We read step 11, personal revelation, ya know, praying and getting answers and stuff.  The first paragraph stopped me and I began to think of the "...angry, confused times when, if we prayed at all, we prayed either in an attitude of stubborn self-will or whimpering self-pity."

How many times have I stamped my little feet, bawled till my eyes were sandpaper and shook my fist at the man in the moon demanding He change this or that.

A few weeks ago I lost something, a small brown package.  I spent hours tearing out drawers and closets and frantically sifting through piles and toy boxes.  Throwing stuff from one place to another, wearing my impatience like a flamethrower.  Stand back!   

Finally, I hit a hit false rock bottom, I shook my first at the sky and said, "Fine.  I'll say a damn prayer and ask for your help."  

And, so, I said an angry, anxious, demanding prayer with one eye open and one hand still rummaging through the drawer.  It sounded something like this:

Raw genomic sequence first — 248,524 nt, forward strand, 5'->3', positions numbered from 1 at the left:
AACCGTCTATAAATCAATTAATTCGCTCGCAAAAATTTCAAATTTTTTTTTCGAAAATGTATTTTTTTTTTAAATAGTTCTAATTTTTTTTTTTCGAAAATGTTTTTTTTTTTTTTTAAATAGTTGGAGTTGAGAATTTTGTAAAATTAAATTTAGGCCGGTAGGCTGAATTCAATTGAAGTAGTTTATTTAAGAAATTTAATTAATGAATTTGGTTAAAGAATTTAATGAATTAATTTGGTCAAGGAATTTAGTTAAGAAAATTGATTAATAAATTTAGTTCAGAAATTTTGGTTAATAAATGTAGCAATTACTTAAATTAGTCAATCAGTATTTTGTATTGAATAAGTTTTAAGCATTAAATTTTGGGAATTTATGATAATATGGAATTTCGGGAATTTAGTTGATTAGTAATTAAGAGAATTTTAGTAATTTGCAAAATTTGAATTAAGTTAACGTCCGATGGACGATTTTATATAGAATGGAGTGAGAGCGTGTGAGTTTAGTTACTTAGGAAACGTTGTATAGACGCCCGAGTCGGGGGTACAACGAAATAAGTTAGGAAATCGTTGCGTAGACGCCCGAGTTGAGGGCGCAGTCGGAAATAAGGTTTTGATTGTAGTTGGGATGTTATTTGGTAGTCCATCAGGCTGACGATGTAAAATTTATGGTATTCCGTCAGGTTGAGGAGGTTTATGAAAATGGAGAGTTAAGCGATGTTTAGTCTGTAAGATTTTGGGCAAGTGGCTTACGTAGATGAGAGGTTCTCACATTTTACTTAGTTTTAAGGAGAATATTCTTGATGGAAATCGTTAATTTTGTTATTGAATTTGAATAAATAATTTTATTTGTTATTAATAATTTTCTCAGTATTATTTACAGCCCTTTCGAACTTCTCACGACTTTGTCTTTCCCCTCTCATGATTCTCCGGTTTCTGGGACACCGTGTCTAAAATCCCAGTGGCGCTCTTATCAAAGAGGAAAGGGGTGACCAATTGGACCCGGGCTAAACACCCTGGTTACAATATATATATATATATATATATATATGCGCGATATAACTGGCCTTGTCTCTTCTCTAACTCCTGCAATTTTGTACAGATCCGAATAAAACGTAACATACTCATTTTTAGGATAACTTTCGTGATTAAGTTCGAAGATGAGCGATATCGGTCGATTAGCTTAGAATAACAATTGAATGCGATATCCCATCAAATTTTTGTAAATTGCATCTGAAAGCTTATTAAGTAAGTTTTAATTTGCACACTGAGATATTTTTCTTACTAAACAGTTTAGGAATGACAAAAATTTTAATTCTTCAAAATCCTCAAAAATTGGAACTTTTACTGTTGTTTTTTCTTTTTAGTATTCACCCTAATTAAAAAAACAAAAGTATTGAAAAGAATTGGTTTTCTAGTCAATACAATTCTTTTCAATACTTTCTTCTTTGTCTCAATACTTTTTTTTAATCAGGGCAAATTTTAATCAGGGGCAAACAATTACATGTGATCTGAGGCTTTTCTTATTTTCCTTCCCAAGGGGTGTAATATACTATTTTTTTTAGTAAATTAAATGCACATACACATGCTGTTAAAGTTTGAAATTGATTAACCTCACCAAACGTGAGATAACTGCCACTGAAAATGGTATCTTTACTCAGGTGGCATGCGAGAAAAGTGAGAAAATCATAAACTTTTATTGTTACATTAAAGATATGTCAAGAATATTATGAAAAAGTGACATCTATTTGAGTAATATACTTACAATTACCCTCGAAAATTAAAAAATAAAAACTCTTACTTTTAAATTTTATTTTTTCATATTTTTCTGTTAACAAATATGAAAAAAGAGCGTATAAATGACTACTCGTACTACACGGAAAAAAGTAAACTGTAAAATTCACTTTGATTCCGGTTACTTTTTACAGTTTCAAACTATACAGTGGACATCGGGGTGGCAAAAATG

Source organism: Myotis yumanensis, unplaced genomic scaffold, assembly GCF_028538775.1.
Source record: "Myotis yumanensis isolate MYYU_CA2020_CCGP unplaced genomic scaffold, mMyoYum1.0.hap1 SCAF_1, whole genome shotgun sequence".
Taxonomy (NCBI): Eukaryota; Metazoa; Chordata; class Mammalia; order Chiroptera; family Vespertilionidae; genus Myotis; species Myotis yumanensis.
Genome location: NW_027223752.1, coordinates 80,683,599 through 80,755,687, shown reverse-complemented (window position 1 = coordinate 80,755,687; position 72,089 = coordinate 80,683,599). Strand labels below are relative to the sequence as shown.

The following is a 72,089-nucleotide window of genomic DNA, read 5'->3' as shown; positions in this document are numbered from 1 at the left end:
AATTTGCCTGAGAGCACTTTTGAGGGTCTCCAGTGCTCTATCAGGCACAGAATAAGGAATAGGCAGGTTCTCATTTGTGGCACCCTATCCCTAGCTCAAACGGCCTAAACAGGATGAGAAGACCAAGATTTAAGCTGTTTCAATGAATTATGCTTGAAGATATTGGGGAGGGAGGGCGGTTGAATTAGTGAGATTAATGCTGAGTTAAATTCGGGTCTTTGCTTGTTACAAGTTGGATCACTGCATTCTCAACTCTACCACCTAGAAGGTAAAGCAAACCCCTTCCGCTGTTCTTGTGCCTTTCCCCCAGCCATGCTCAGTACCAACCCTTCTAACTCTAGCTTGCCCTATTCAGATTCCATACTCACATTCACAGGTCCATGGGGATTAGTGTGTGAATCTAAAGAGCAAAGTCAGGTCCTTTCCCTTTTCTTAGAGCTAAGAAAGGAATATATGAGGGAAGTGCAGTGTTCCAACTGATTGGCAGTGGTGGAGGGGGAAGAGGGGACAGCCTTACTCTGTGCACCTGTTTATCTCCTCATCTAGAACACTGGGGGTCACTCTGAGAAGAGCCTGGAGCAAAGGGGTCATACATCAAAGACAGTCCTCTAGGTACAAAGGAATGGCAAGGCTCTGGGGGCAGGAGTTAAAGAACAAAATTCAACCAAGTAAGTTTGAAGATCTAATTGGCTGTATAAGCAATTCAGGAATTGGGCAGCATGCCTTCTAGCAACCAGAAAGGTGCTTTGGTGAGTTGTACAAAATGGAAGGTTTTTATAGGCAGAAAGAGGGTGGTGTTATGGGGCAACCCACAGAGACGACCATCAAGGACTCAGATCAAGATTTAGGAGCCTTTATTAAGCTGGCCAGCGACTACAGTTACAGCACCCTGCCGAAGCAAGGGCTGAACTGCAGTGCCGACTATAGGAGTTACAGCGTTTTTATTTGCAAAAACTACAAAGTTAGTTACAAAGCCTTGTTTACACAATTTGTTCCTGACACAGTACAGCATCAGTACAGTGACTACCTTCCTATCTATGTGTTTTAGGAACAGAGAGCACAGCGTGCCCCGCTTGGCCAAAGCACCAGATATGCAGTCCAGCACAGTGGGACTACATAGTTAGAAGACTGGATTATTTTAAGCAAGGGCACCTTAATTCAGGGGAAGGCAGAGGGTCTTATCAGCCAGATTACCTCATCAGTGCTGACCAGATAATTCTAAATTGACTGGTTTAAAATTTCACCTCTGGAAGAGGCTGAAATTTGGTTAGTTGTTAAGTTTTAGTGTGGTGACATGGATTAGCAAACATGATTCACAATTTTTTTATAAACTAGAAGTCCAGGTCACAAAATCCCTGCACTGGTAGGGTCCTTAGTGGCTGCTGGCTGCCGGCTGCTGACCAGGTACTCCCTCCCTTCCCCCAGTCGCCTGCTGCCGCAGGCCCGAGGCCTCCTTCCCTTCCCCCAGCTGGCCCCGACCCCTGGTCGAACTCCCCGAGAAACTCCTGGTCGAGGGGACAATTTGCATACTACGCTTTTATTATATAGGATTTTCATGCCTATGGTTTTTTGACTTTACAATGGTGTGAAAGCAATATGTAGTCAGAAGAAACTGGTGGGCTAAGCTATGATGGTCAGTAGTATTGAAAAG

Dear God, 
Give me exactly what I want right now before I explode!    
I opened the closed eye and dug with full force and and more determination.  Another painful hour passed until I hit the real rock bottom.  The kind where you surrender and sigh and lean for support against the wall, truly aware of your powerlessness.  I picked up a book and a slip of paper fell out that read;
Be anxious for nothing; but in everything by prayer and supplication with thanksgiving let your requests be made known unto God.  Philippians 4:6
That was the moment I faced my powerlessness and my terrible fiery ego.  With both eyes closed, I gave Him my flamethrower, raised my hands to my heart, whispered my sorrys and gently asked that my heart align with His.  That moment of silence pounded in my chest.

I opened my eyes and opened the drawer I had torn through a million times in the last few hours and my heart burst into tears...there, as if our Fathers' hand had reached down from the heavens and placed it there Himself, the small brown package lay on top of the drawers jumbled mess.

Wednesday, June 18, 2014

Quizzes are fun